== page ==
Although he was compelled to rule in defendants’ favor, a federal judge skewered them for letting nearly a year pass since they settled a case without providing a release to the 86-year-old plaintiff in a slip-and-fall personal injury case.

"We find defendants’ non-action on this point to be clearly dilatory, unreasonable and bordering on sanctionable conduct given the plaintiff’s advanced age," said U.S. District Chief Judge J. Curtis Joyner of the Eastern District of Pennsylvania, in Mackrides v. Marshalls.

But Joyner refused to enforce the settlement because, he said, "the actual settlement terms are patently unclear."

In the fall of 2009, Mary Mackrides fractured her hip after slipping in a Langhorne, Pa., Marshalls store, owned by TJX Cos., also a defendant in the action. The accident required her to have surgery to implant a rod and screws, according to the opinion.

Two days before her suit against the store and its owner was slated to go to trial, the parties settled for $29,750. That was last July. Mackrides asked the court to enforce that settlement, which prompted Joyner’s recent opinion that took a hard line with the defendants’ conduct to date.

Because Mackrides is a Medicare beneficiary, the defendants had argued that they couldn’t send her the release or settlement money until her lawyers had given them a "final demand letter" from the Centers for Medicare and Medicaid Services, CMS, regarding the extent to which there may be a lien on the settlement.

After examining a section of law from the Medicare Secondary Payer Act and a section from the Medical Care Recovery Act, Joyner concluded that the government is entitled to seek reimbursement from a settlement fund for medical expenses that it paid.

Mackrides argued that she got a letter from CMS stating that the agency didn’t pay any claims related to the accident.

However, Joyner found that there wasn’t enough in the record to support a ruling to enforce the settlement.

"Noticeably absent from the record here," Joyner said, "is a draft of a release and/or a settlement agreement. As a result, the actual settlement terms are patently unclear — we cannot discern whether or not the settlement figure agreed to by the parties was to include the funds needed to reimburse Medicare for the monies expended to pay for plaintiff’s medical care."

The court didn’t have assurance of whether or not Medicare had actually paid for Mackrides’ medical expenses, Joyner said.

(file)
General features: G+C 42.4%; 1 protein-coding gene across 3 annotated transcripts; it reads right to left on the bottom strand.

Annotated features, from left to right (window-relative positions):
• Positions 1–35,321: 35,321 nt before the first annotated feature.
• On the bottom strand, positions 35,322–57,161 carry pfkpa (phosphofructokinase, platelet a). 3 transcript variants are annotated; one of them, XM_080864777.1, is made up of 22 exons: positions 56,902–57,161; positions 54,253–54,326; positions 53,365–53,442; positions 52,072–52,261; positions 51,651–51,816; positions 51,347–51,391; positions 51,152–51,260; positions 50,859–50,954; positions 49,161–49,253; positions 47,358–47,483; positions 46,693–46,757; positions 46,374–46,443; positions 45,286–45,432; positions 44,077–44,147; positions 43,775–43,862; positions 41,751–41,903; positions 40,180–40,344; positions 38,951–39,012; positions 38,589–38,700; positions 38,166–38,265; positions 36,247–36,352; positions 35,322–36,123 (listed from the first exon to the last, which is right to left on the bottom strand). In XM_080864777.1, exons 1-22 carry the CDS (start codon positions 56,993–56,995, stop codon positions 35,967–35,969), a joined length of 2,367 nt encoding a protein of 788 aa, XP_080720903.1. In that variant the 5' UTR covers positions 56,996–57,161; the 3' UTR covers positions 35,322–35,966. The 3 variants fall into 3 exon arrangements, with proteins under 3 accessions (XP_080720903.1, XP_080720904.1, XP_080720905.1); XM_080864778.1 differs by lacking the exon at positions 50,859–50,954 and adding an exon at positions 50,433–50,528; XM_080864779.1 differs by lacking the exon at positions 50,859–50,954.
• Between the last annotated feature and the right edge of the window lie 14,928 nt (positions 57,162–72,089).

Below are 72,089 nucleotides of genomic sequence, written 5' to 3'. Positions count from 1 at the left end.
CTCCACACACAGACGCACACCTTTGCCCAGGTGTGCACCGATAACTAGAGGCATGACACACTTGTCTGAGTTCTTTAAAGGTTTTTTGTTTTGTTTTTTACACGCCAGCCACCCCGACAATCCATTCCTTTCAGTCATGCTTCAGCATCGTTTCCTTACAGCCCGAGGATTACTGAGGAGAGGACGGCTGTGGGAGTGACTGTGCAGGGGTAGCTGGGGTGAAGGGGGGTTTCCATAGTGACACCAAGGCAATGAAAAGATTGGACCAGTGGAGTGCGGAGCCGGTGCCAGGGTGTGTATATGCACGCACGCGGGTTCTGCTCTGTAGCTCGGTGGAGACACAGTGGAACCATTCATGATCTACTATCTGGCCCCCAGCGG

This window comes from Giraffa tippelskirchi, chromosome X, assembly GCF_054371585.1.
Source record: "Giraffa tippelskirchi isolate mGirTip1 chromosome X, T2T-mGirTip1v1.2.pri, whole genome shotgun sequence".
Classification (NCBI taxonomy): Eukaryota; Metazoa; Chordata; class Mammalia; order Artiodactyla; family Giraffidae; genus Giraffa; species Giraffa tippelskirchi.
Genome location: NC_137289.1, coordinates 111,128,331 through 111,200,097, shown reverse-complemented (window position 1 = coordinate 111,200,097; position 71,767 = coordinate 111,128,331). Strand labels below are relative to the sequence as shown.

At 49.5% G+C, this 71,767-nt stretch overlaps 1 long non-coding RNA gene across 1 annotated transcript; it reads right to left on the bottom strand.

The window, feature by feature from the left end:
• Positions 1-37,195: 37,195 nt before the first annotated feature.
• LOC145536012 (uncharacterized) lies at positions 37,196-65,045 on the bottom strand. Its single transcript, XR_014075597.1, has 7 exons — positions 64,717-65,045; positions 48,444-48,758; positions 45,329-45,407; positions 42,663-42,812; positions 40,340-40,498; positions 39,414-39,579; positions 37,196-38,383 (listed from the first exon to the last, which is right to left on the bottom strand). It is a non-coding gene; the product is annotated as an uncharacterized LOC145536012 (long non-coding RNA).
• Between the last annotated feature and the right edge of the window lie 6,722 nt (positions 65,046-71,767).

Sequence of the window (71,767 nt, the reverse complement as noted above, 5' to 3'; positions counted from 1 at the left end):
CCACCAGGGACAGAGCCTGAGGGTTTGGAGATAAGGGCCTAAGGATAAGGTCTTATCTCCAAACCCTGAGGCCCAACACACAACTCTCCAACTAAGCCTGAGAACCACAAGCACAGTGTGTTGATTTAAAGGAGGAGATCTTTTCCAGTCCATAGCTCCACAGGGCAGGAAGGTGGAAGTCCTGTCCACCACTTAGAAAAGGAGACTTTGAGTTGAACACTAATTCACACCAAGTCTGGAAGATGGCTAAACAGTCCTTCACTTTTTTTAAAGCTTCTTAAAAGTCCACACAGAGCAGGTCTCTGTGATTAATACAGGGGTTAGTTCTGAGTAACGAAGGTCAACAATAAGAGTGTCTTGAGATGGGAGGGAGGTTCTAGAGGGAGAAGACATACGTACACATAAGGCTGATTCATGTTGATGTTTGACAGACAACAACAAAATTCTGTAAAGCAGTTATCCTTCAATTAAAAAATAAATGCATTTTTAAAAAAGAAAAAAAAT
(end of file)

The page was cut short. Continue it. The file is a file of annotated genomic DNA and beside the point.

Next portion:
"It is obvious that there are multiple disputed material facts regarding whether a contract was formed here and if so, what the terms of that settlement contract are," Joyner said. "Given this confusion and the paucity of record evidence on these points, we clearly cannot grant the plaintiff’s motion to enforce."

Joyner noted that the defendants were technically correct that the government would be entitled to pursue them, or their insurers, for reimbursement of medical expenses related to the accident, but, he said, any potential action from the government would have nearly reached the statute of limitations.

"In light of the statutory time bar and the CMS letter indicating that its records do not reflect any Medicare payments relative to this claim, we are frankly hard-pressed to understand why defendants have failed to even tender a proposed release or settlement agreement to the plaintiff," Joyner said.

"Although we are constrained to deny the motion to enforce the settlement given the vagaries which surround it, we shall order the parties to show cause why this matter should not be immediately relisted for jury trial and order defendants to show cause why they should not be subject to appropriate trial and/or monetary sanctions," Joyner concluded.

Kevin Monastra of Bonner Kiernan Trebach & Crociata in Philadelphia represented the defendants with Mark Allen Lockett, of the same firm. Monastra declined to comment and Lockett couldn’t be reached.

Steven Rovner of Rovner, Allen, Rovner, Zimmerman & Nash in Feasterville, Pa., represented Mackrides and couldn’t be reached for comment.

Saranac Hale Spencer can be contacted at 215-557-2449 or sspencer@alm.com. Follow her on Twitter @SSpencerTLI.

(Copies of the 12-page opinion in Mackrides v. Marshalls, PICS No. 13-1014, are available from The Legal Intelligencer. Please call the Pennsylvania Instant Case Service at 800-276-PICS to order or for information.) •